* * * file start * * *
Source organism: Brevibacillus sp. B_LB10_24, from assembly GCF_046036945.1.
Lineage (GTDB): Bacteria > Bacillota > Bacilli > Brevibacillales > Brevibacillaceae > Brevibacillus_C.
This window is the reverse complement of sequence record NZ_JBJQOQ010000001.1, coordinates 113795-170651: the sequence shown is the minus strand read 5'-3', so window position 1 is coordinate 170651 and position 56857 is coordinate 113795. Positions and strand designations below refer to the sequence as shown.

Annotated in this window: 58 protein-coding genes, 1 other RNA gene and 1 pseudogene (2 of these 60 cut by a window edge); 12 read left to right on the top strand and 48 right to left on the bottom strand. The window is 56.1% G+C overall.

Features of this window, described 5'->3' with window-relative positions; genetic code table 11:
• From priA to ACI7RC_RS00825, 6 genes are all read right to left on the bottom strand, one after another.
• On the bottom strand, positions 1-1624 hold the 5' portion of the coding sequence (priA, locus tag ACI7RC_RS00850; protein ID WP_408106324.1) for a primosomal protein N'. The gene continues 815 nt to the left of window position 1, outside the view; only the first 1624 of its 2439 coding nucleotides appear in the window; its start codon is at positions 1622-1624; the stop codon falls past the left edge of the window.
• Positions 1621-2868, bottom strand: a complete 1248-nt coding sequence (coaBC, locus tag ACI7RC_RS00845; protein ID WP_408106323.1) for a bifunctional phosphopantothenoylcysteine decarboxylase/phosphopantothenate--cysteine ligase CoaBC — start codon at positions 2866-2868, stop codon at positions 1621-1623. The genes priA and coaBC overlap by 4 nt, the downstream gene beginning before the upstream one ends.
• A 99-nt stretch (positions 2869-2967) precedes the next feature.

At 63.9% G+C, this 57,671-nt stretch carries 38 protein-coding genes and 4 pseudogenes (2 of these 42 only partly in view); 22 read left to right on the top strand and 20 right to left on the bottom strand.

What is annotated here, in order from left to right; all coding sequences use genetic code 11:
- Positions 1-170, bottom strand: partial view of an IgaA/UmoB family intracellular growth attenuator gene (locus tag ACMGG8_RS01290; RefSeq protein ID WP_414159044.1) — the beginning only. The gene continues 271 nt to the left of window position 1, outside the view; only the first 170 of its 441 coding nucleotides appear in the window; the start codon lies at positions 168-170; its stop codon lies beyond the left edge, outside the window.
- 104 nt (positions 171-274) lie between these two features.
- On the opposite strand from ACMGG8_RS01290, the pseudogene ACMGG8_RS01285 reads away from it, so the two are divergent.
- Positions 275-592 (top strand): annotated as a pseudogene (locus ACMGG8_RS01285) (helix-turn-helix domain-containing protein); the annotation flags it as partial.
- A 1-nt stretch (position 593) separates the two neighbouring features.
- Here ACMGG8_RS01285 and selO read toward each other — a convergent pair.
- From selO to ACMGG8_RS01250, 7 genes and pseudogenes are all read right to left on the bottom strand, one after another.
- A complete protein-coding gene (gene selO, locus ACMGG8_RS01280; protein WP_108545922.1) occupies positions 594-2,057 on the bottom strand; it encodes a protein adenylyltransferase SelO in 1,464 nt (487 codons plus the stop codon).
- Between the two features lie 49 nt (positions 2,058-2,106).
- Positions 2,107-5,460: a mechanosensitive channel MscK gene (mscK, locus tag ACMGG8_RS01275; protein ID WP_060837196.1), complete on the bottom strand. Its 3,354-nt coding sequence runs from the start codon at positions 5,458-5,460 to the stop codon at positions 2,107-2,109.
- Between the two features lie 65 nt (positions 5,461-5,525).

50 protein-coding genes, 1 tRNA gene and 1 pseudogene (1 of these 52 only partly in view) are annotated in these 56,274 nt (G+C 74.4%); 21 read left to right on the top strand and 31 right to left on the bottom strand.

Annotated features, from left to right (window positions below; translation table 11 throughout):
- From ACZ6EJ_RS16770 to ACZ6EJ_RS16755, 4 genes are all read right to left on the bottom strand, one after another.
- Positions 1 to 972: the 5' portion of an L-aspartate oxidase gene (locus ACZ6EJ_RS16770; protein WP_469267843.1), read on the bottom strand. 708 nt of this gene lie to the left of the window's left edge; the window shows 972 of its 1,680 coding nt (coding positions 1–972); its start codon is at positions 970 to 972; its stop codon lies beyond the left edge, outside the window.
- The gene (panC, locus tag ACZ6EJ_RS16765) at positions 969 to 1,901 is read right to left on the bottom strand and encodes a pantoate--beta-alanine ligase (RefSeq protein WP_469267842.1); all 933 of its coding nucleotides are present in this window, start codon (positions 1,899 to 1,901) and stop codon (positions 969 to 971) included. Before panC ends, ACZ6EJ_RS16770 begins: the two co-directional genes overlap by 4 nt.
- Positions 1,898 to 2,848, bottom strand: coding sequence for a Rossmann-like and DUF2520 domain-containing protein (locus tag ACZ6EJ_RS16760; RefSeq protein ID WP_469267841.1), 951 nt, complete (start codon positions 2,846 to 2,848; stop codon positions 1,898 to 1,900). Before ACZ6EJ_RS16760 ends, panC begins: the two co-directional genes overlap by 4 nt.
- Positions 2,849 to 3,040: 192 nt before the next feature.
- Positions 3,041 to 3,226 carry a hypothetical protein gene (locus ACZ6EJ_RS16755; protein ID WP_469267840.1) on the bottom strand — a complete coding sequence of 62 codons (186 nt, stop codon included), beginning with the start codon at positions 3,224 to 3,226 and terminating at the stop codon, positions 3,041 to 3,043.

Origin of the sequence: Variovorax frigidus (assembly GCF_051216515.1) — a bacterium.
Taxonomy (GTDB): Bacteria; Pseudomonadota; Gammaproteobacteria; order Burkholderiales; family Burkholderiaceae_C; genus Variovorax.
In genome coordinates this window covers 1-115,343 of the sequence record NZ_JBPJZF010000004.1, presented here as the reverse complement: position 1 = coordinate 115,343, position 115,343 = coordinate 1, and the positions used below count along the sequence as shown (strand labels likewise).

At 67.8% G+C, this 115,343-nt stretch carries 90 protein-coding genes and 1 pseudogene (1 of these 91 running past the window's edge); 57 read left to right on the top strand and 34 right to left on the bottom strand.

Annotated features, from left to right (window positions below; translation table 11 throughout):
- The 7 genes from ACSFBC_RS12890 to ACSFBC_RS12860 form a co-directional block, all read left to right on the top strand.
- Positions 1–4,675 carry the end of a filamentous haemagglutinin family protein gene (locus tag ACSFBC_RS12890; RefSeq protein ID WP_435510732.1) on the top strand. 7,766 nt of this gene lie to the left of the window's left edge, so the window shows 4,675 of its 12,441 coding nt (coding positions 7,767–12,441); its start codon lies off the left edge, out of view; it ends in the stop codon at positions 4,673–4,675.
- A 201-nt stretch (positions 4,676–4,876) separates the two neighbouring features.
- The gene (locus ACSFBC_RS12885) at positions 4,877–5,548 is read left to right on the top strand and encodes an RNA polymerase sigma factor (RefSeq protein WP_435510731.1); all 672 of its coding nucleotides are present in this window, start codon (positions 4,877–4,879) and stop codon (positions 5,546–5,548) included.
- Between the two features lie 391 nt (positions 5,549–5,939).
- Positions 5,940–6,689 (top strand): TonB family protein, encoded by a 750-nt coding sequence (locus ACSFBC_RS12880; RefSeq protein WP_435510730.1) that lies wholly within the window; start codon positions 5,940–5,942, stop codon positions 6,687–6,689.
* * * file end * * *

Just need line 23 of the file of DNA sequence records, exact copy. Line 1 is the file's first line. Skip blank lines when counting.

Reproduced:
50 protein-coding genes, 1 tRNA gene and 1 pseudogene (1 of these 52 only partly in view) are annotated in these 56,274 nt (G+C 74.4%); 21 read left to right on the top strand and 31 right to left on the bottom strand.